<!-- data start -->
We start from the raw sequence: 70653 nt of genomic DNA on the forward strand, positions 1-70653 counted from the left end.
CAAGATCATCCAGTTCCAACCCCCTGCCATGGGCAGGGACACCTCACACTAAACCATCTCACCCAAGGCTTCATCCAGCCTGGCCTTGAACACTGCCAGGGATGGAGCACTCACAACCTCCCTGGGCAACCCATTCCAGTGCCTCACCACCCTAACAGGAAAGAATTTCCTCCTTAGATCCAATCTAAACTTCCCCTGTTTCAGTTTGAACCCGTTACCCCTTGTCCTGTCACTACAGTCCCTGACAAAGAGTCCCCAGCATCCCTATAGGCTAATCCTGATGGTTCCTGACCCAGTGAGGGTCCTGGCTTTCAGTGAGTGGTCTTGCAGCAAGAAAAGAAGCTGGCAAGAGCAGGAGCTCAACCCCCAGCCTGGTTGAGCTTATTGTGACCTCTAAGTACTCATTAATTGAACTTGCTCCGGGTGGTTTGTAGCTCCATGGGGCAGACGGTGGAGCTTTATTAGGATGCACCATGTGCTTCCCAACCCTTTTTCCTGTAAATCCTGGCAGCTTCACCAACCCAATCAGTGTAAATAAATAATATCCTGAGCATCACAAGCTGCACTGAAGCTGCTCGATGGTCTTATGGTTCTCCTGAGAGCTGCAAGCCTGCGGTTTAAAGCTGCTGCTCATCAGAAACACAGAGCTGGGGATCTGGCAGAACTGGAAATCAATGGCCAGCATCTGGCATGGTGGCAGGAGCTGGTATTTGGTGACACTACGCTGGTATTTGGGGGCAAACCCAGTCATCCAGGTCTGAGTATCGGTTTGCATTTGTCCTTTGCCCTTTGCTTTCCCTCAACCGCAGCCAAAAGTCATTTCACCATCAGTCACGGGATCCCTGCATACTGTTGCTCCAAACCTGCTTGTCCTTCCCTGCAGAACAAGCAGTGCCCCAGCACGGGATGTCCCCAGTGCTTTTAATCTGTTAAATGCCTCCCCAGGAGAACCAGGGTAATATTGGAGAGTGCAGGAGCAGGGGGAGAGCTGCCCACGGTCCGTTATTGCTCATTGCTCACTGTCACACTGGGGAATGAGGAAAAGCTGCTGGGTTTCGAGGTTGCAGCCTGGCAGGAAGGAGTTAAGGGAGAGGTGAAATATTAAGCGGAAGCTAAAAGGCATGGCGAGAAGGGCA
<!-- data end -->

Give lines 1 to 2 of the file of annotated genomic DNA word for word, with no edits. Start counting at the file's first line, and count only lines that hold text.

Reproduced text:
We start from the raw sequence: 70653 nt of genomic DNA on the forward strand, positions 1-70653 counted from the left end.
CAAGATCATCCAGTTCCAACCCCCTGCCATGGGCAGGGACACCTCACACTAAACCATCTCACCCAAGGCTTCATCCAGCCTGGCCTTGAACACTGCCAGGGATGGAGCACTCACAACCTCCCTGGGCAACCCATTCCAGTGCCTCACCACCCTAACAGGAAAGAATTTCCTCCTTAGATCCAATCTAAACTTCCCCTGTTTCAGTTTGAACCCGTTACCCCTTGTCCTGTCACTACAGTCCCTGACAAAGAGTCCCCAGCATCCCTATAGGCTAATCCTGATGGTTCCTGACCCAGTGAGGGTCCTGGCTTTCAGTGAGTGGTCTTGCAGCAAGAAAAGAAGCTGGCAAGAGCAGGAGCTCAACCCCCAGCCTGGTTGAGCTTATTGTGACCTCTAAGTACTCATTAATTGAACTTGCTCCGGGTGGTTTGTAGCTCCATGGGGCAGACGGTGGAGCTTTATTAGGATGCACCATGTGCTTCCCAACCCTTTTTCCTGTAAATCCTGGCAGCTTCACCAACCCAATCAGTGTAAATAAATAATATCCTGAGCATCACAAGCTGCACTGAAGCTGCTCGATGGTCTTATGGTTCTCCTGAGAGCTGCAAGCCTGCGGTTTAAAGCTGCTGCTCATCAGAAACACAGAGCTGGGGATCTGGCAGAACTGGAAATCAATGGCCAGCATCTGGCATGGTGGCAGGAGCTGGTATTTGGTGACACTACGCTGGTATTTGGGGGCAAACCCAGTCATCCAGGTCTGAGTATCGGTTTGCATTTGTCCTTTGCCCTTTGCTTTCCCTCAACCGCAGCCAAAAGTCATTTCACCATCAGTCACGGGATCCCTGCATACTGTTGCTCCAAACCTGCTTGTCCTTCCCTGCAGAACAAGCAGTGCCCCAGCACGGGATGTCCCCAGTGCTTTTAATCTGTTAAATGCCTCCCCAGGAGAACCAGGGTAATATTGGAGAGTGCAGGAGCAGGGGGAGAGCTGCCCACGGTCCGTTATTGCTCATTGCTCACTGTCACACTGGGGAATGAGGAAAAGCTGCTGGGTTTCGAGGTTGCAGCCTGGCAGGAAGGAGTTAAGGGAGAGGTGAAATATTAAGCGGAAGCTAAAAGGCATGGCGAGAAGGGCA